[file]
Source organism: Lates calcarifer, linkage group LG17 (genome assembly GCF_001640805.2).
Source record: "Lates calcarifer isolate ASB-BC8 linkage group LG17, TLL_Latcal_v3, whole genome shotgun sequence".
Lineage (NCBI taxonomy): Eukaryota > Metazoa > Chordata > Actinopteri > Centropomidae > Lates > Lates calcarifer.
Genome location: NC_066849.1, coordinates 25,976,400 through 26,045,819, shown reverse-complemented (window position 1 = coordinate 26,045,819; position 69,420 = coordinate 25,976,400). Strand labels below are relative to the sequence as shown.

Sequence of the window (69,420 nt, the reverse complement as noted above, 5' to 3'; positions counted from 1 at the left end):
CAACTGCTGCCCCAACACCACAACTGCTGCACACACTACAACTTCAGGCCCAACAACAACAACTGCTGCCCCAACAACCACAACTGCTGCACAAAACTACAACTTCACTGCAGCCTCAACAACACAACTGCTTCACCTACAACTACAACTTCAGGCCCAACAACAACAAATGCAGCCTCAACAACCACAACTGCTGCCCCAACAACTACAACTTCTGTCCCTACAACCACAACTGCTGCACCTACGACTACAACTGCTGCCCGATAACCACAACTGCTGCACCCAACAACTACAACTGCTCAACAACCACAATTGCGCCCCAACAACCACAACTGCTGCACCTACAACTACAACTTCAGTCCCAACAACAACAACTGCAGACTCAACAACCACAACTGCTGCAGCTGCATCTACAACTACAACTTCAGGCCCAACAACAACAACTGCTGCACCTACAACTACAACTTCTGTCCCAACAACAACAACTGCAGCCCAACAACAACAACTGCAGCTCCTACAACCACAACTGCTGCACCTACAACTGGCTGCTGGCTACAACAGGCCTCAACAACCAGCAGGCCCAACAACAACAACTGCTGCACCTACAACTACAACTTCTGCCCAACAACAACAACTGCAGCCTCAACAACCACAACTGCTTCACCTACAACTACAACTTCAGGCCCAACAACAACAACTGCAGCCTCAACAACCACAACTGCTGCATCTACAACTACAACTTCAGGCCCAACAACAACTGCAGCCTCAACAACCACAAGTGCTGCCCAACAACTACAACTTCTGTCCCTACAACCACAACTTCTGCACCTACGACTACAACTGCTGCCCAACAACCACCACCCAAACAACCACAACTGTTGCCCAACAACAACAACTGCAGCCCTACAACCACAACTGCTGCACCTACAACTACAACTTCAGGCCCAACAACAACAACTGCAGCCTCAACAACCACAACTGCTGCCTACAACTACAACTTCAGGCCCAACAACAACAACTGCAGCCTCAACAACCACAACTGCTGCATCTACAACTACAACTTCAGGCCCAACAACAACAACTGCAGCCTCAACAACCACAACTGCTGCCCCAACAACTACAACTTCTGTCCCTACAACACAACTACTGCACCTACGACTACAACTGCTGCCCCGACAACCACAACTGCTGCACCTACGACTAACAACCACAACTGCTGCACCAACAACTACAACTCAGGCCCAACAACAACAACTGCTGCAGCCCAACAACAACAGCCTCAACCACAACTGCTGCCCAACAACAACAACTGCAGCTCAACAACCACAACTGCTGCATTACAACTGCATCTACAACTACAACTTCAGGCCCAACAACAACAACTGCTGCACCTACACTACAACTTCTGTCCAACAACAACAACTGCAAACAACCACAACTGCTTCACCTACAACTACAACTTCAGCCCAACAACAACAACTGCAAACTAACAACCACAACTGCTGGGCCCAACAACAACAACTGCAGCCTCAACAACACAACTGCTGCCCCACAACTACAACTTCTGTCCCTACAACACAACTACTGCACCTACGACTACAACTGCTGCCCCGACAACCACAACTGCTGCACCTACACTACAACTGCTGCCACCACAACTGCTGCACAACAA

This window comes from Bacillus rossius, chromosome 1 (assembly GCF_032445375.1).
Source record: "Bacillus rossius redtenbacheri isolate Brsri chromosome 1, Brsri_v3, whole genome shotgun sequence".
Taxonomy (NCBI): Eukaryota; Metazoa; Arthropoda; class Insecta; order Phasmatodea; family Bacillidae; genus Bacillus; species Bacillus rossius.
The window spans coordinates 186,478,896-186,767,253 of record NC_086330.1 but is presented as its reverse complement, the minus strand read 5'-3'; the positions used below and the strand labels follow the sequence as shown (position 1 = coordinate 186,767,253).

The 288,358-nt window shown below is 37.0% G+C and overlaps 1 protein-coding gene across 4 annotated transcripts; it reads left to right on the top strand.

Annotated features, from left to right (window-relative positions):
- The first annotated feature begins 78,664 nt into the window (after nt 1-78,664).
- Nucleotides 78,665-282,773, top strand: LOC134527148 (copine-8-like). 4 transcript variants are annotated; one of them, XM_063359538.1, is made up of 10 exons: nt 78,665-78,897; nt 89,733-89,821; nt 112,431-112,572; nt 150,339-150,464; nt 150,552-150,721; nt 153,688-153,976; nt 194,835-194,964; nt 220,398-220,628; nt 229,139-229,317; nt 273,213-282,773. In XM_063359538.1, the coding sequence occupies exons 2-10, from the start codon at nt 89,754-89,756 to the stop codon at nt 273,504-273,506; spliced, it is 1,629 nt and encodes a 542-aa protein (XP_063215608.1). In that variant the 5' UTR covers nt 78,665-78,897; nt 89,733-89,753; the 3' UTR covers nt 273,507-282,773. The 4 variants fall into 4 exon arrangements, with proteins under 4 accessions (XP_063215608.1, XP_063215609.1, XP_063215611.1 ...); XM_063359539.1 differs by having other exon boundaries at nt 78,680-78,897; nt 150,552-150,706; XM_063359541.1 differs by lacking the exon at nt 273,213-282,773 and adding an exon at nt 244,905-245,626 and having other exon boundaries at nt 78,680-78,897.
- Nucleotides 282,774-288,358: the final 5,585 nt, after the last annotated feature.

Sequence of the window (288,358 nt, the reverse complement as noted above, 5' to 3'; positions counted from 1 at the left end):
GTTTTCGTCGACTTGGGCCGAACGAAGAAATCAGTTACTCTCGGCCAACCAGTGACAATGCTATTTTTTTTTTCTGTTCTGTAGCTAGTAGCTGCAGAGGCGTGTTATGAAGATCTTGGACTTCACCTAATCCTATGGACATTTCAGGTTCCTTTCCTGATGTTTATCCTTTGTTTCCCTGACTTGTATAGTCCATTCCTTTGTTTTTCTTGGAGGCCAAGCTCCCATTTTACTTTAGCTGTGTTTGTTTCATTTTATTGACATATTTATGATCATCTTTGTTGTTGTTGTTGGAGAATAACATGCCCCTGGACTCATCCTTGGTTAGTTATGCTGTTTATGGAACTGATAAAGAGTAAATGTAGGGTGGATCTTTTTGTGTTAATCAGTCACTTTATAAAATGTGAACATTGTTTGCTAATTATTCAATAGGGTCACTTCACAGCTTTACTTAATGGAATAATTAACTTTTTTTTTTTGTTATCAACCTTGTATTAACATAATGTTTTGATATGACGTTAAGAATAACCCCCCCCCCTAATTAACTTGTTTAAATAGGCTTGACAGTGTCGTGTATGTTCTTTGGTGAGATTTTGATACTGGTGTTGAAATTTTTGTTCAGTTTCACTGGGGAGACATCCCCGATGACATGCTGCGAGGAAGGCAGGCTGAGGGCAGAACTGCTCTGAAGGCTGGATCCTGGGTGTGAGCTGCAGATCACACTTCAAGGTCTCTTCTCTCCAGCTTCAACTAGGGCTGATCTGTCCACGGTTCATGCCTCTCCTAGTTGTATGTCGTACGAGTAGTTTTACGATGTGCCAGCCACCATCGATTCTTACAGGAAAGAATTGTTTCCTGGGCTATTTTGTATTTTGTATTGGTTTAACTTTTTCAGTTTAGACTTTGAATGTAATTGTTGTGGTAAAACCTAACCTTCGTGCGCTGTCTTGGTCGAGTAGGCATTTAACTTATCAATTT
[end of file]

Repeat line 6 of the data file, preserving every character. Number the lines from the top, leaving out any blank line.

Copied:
CAACTGCTGCCCCAACACCACAACTGCTGCACACACTACAACTTCAGGCCCAACAACAACAACTGCTGCCCCAACAACCACAACTGCTGCACAAAACTACAACTTCACTGCAGCCTCAACAACACAACTGCTTCACCTACAACTACAACTTCAGGCCCAACAACAACAAATGCAGCCTCAACAACCACAACTGCTGCCCCAACAACTACAACTTCTGTCCCTACAACCACAACTGCTGCACCTACGACTACAACTGCTGCCCGATAACCACAACTGCTGCACCCAACAACTACAACTGCTCAACAACCACAATTGCGCCCCAACAACCACAACTGCTGCACCTACAACTACAACTTCAGTCCCAACAACAACAACTGCAGACTCAACAACCACAACTGCTGCAGCTGCATCTACAACTACAACTTCAGGCCCAACAACAACAACTGCTGCACCTACAACTACAACTTCTGTCCCAACAACAACAACTGCAGCCCAACAACAACAACTGCAGCTCCTACAACCACAACTGCTGCACCTACAACTGGCTGCTGGCTACAACAGGCCTCAACAACCAGCAGGCCCAACAACAACAACTGCTGCACCTACAACTACAACTTCTGCCCAACAACAACAACTGCAGCCTCAACAACCACAACTGCTTCACCTACAACTACAACTTCAGGCCCAACAACAACAACTGCAGCCTCAACAACCACAACTGCTGCATCTACAACTACAACTTCAGGCCCAACAACAACTGCAGCCTCAACAACCACAAGTGCTGCCCAACAACTACAACTTCTGTCCCTACAACCACAACTTCTGCACCTACGACTACAACTGCTGCCCAACAACCACCACCCAAACAACCACAACTGTTGCCCAACAACAACAACTGCAGCCCTACAACCACAACTGCTGCACCTACAACTACAACTTCAGGCCCAACAACAACAACTGCAGCCTCAACAACCACAACTGCTGCCTACAACTACAACTTCAGGCCCAACAACAACAACTGCAGCCTCAACAACCACAACTGCTGCATCTACAACTACAACTTCAGGCCCAACAACAACAACTGCAGCCTCAACAACCACAACTGCTGCCCCAACAACTACAACTTCTGTCCCTACAACACAACTACTGCACCTACGACTACAACTGCTGCCCCGACAACCACAACTGCTGCACCTACGACTAACAACCACAACTGCTGCACCAACAACTACAACTCAGGCCCAACAACAACAACTGCTGCAGCCCAACAACAACAGCCTCAACCACAACTGCTGCCCAACAACAACAACTGCAGCTCAACAACCACAACTGCTGCATTACAACTGCATCTACAACTACAACTTCAGGCCCAACAACAACAACTGCTGCACCTACACTACAACTTCTGTCCAACAACAACAACTGCAAACAACCACAACTGCTTCACCTACAACTACAACTTCAGCCCAACAACAACAACTGCAAACTAACAACCACAACTGCTGGGCCCAACAACAACAACTGCAGCCTCAACAACACAACTGCTGCCCCACAACTACAACTTCTGTCCCTACAACACAACTACTGCACCTACGACTACAACTGCTGCCCCGACAACCACAACTGCTGCACCTACACTACAACTGCTGCCACCACAACTGCTGCACAACAA